A patient-initiated DMARD selfmonitoring service for people with rheumatoid or psoriatic arthritis on methotrexate: a randomised controlled trial

McBain, H. B., Shipley, M., Olaleye, A., Moore, S. & Newman, S. P. (2016). A patient-initiated DMARD selfmonitoring service for people with rheumatoid or psoriatic arthritis on methotrexate: a randomised controlled trial. Annals of Rheumatic Diseases, 75, pp. 1343-1349. doi: 10.1136/annrheumdis-2015-207768

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Abstract

Objective: To determine the effectiveness of a patient-initiated DMARD self-monitoring service for people with rheumatoid (RA) or psoriatic arthritis (PsA) on methotrexate.

Methods: A two-arm, single centre, randomised controlled trial assessing superiority in relation to healthcare utilisation, clinical and psychosocial outcomes. Participants were 100 adults with either RA or PsA on a stable dose of methotrexate, randomly assigned to usual care or the patient-initiated service. Intervention participants were trained how to understand and interpret their blood tests and use this information to initiate care from their clinical nurse specialist (CNS). The primary outcome was the number of outpatient visits to the CNS during the trial period. Differences between groups were analysed using Poisson regression models. Secondary outcomes were collected at baseline and after the 3rd and 6th blood tests. Disease activity was measured using either the DAS28 or PsARC, pain and fatigue using a visual numeric scale and the HAQII, HADS and SF12 were completed to assess disability, mood and quality of life, respectively. Differences between groups over time on secondary outcomes were analysed using multi-level models.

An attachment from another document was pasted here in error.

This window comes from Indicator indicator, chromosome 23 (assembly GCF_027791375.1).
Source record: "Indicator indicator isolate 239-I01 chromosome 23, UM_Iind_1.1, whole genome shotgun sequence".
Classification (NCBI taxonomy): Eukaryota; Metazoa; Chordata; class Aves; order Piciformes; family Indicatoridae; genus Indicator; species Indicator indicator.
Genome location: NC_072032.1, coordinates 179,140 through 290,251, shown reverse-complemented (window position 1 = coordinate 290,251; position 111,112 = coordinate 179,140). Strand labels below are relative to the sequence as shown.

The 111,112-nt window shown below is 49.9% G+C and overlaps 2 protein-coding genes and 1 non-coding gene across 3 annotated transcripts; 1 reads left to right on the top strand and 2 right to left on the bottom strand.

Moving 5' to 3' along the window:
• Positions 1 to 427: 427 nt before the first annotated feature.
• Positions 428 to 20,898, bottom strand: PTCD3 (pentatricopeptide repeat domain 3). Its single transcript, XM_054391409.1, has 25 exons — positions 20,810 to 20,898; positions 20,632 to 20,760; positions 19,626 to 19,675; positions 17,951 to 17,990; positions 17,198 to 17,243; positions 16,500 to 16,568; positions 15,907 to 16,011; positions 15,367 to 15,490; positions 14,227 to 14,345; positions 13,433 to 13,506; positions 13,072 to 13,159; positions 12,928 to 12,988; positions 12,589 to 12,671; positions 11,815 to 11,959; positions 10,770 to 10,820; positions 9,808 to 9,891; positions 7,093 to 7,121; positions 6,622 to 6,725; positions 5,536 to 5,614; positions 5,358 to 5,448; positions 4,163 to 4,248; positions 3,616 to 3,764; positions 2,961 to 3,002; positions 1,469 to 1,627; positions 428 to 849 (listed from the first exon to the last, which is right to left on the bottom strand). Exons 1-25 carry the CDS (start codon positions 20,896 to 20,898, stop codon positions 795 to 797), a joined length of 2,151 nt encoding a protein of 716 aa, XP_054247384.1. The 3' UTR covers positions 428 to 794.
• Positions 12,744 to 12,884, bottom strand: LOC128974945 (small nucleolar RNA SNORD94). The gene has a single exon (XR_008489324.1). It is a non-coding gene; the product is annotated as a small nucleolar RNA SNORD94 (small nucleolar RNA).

Results: The patient-initiated DMARD self-monitoring service was associated with 54.55% fewer visits to the CNS (p<0.0001), 6.80% fewer visits to the rheumatologist (p=0.23) and 38.80% fewer visits to the GP (p=0.07), compared with control participants. There was no association between trial arm and any of the clinical or psychosocial outcomes.

Conclusions: The results suggest that a patient-initiated service that incorporates patients self-monitoring DMARD therapy can lead to significant reductions in healthcare utilisation, whilst maintaining clinical and psychosocial well-being.

Item Type: Article
Additional Information: Copyright BMJ Publishing Group Ltd, 2016.
Subjects: R Medicine > RC Internal medicine
Divisions: School of Health Sciences
URI: http://openaccess.city.ac.uk/id/eprint/12307

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